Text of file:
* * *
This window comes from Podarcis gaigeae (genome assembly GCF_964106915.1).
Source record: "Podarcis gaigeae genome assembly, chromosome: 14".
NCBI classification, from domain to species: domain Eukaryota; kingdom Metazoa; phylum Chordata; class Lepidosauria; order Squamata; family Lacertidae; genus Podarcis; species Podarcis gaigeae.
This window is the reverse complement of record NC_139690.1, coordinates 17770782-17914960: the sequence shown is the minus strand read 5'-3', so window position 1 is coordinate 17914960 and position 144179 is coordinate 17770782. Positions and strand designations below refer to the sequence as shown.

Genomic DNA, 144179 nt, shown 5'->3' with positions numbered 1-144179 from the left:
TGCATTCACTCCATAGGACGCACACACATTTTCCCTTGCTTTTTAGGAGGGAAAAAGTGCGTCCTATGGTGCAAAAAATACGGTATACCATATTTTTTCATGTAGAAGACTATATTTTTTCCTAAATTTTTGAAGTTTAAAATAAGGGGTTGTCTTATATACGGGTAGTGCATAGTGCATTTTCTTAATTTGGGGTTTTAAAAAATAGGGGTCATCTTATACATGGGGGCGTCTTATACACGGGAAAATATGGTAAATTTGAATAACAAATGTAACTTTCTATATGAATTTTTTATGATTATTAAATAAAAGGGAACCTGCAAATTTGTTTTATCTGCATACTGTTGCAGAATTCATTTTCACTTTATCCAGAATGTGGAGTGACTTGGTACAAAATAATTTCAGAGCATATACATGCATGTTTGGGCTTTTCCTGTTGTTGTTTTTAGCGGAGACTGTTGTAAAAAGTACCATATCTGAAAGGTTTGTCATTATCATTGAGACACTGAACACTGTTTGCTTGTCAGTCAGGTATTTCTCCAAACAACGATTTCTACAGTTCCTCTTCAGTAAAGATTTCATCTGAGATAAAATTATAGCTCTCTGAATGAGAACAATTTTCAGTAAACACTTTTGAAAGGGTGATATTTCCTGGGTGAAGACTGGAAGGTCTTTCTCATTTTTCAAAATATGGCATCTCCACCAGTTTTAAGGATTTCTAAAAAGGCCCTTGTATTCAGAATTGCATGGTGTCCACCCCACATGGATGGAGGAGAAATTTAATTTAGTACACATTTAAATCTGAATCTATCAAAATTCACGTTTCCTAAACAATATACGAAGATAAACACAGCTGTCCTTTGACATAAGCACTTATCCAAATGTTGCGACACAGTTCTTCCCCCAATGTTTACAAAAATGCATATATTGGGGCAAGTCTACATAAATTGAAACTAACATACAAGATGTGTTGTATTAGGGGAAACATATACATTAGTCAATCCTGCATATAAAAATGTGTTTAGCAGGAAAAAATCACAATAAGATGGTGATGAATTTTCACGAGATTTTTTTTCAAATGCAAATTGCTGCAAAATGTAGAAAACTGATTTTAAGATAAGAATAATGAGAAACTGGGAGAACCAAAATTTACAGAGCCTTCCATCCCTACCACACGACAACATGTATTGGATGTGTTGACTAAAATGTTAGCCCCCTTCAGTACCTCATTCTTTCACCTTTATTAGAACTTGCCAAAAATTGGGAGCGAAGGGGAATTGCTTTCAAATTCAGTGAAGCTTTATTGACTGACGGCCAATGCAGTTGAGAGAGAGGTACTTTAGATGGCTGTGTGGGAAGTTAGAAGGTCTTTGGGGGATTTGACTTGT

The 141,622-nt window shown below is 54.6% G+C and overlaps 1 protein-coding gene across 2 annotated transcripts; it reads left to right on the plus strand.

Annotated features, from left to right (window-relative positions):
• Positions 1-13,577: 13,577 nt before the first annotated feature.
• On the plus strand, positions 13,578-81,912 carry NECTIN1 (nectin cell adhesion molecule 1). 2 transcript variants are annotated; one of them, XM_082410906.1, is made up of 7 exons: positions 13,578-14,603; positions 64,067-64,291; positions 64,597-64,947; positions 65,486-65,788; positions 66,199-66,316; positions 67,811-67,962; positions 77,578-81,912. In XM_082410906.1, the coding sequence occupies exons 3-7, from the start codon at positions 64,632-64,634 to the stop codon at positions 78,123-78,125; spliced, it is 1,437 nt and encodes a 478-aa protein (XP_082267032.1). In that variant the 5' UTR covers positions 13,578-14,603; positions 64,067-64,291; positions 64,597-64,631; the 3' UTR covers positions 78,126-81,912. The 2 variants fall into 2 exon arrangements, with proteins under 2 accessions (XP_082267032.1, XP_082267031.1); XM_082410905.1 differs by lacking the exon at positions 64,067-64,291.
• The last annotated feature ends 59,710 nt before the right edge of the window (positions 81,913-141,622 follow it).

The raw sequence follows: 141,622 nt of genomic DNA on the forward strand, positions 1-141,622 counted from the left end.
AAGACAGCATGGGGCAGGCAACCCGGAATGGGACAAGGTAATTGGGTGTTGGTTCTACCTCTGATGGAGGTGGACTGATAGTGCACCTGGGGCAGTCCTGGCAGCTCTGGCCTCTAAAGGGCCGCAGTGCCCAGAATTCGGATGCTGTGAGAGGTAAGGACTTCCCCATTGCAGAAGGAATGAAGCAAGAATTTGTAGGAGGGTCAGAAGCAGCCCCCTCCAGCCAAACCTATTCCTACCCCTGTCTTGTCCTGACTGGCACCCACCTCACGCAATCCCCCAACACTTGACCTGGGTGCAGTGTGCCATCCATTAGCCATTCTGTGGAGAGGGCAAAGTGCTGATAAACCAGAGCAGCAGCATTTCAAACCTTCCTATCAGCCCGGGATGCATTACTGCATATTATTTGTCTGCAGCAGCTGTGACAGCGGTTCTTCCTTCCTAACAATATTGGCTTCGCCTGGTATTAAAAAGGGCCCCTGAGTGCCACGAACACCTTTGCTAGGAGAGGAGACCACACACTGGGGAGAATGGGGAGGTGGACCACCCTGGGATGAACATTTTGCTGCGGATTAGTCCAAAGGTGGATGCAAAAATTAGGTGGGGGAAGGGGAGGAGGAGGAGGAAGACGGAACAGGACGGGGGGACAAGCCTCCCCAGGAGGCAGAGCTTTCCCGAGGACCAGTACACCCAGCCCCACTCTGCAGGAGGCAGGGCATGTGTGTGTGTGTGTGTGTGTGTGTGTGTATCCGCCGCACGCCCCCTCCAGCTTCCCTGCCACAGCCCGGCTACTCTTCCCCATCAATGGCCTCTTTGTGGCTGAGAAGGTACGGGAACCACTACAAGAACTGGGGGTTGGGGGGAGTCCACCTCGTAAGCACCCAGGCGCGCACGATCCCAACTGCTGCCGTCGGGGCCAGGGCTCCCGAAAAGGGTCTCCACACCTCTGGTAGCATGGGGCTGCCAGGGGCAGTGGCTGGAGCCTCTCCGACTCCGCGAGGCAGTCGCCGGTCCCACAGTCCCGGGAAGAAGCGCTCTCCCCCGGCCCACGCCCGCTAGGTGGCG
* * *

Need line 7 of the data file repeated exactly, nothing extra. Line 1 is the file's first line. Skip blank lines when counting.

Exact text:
The 141,622-nt window shown below is 54.6% G+C and overlaps 1 protein-coding gene across 2 annotated transcripts; it reads left to right on the plus strand.